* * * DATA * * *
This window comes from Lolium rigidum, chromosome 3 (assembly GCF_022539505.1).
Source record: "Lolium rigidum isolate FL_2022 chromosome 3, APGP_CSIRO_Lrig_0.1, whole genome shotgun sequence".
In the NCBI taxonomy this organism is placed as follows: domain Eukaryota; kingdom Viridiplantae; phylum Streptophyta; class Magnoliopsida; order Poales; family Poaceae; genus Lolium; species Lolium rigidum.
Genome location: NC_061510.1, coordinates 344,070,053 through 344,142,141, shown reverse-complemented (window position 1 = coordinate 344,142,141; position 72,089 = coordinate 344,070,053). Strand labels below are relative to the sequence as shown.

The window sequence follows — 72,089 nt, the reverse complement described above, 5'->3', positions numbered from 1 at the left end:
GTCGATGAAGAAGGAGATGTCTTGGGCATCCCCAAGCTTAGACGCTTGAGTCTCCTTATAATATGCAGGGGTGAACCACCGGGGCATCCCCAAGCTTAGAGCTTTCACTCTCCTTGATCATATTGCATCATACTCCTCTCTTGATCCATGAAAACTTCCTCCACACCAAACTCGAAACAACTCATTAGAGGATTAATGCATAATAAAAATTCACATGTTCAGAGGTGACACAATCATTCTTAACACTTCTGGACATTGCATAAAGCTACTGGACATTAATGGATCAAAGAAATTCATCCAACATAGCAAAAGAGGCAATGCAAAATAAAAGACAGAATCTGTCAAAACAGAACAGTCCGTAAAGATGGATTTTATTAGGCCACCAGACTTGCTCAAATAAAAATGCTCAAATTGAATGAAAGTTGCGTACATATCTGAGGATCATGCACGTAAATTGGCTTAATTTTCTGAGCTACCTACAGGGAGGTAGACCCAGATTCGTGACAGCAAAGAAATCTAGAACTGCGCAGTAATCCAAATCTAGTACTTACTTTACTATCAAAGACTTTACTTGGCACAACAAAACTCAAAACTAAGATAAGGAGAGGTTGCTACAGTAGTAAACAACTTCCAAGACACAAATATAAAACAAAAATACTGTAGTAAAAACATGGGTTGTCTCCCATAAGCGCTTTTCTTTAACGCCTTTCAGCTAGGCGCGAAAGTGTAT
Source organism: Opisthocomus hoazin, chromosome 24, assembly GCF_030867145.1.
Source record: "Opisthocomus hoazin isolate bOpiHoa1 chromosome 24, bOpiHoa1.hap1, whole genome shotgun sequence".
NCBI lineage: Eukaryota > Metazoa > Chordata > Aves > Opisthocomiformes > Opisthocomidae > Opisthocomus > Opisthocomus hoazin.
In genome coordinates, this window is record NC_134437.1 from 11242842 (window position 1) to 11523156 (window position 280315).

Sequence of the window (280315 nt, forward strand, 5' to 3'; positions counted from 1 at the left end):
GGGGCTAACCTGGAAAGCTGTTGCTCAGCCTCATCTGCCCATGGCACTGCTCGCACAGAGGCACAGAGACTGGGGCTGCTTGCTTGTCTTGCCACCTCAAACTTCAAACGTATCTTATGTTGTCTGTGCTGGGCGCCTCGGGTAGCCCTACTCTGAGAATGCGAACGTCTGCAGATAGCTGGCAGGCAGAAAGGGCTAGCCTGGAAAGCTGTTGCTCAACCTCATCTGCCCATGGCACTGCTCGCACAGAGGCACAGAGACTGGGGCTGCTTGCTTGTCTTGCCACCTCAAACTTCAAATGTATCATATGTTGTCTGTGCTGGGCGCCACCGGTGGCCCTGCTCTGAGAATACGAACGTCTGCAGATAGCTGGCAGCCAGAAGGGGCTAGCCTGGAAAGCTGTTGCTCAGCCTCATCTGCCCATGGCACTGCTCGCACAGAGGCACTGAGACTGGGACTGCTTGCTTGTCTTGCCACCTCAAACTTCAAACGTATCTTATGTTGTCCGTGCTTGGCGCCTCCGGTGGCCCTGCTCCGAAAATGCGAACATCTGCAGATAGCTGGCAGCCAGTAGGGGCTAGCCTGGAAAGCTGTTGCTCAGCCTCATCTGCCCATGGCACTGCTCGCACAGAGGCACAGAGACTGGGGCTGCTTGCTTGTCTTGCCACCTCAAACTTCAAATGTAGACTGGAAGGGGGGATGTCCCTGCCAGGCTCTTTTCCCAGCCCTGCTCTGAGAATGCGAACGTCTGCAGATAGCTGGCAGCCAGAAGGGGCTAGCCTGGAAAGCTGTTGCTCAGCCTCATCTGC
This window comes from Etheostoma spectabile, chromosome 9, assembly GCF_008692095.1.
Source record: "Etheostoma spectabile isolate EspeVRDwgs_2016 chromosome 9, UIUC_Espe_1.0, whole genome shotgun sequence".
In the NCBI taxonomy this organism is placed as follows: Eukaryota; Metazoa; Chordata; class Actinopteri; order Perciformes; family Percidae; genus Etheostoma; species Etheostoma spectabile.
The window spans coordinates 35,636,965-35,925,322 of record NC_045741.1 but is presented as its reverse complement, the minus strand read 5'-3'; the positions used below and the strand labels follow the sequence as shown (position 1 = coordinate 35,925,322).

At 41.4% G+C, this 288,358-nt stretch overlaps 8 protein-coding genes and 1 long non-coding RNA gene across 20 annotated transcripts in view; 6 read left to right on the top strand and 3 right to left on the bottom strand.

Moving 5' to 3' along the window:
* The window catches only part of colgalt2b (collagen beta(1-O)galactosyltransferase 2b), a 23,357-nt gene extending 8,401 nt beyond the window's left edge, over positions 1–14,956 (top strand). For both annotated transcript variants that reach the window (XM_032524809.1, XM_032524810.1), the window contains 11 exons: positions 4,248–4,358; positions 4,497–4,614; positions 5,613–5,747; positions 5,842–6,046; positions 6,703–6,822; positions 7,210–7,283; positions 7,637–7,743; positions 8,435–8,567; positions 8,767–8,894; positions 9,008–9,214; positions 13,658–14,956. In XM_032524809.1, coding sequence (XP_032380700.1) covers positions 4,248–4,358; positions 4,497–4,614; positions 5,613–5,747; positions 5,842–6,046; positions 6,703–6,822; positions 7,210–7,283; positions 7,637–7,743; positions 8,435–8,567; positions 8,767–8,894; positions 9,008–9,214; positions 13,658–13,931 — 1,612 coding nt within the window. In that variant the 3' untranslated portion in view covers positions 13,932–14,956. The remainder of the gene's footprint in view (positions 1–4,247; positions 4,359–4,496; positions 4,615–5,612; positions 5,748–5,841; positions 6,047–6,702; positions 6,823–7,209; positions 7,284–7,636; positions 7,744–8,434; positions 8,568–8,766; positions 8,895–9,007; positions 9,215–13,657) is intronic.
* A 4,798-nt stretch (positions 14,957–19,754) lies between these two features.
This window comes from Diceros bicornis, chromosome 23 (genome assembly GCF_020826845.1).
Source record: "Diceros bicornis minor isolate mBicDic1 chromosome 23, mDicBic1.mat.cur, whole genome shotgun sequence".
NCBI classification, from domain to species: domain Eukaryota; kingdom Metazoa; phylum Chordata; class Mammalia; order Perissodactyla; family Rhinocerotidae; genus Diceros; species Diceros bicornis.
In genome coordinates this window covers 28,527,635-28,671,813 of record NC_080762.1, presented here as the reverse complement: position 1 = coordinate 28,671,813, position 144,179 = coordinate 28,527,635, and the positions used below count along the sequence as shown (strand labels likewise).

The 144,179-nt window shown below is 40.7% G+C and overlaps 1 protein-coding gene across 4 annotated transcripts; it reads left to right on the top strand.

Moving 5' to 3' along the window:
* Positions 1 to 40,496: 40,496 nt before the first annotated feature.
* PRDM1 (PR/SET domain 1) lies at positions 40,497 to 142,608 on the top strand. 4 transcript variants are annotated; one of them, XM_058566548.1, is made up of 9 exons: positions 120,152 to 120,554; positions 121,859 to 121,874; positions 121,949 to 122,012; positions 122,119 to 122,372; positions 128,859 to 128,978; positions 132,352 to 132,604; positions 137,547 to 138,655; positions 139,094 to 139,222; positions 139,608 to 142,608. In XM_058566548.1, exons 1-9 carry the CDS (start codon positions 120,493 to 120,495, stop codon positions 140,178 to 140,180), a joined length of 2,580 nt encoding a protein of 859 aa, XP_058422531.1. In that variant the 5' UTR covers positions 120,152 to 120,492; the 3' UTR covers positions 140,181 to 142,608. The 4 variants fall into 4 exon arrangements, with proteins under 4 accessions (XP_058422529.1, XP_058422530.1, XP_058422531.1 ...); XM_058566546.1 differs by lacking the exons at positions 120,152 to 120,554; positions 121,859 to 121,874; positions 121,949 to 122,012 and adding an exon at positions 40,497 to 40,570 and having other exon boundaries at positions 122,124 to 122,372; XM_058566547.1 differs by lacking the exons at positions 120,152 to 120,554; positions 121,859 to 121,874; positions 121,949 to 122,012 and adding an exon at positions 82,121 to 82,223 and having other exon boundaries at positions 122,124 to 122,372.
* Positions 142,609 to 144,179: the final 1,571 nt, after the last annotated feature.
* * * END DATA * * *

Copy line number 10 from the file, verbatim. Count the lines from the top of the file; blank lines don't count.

In genome coordinates, this window is record NC_134437.1 from 11242842 (window position 1) to 11523156 (window position 280315).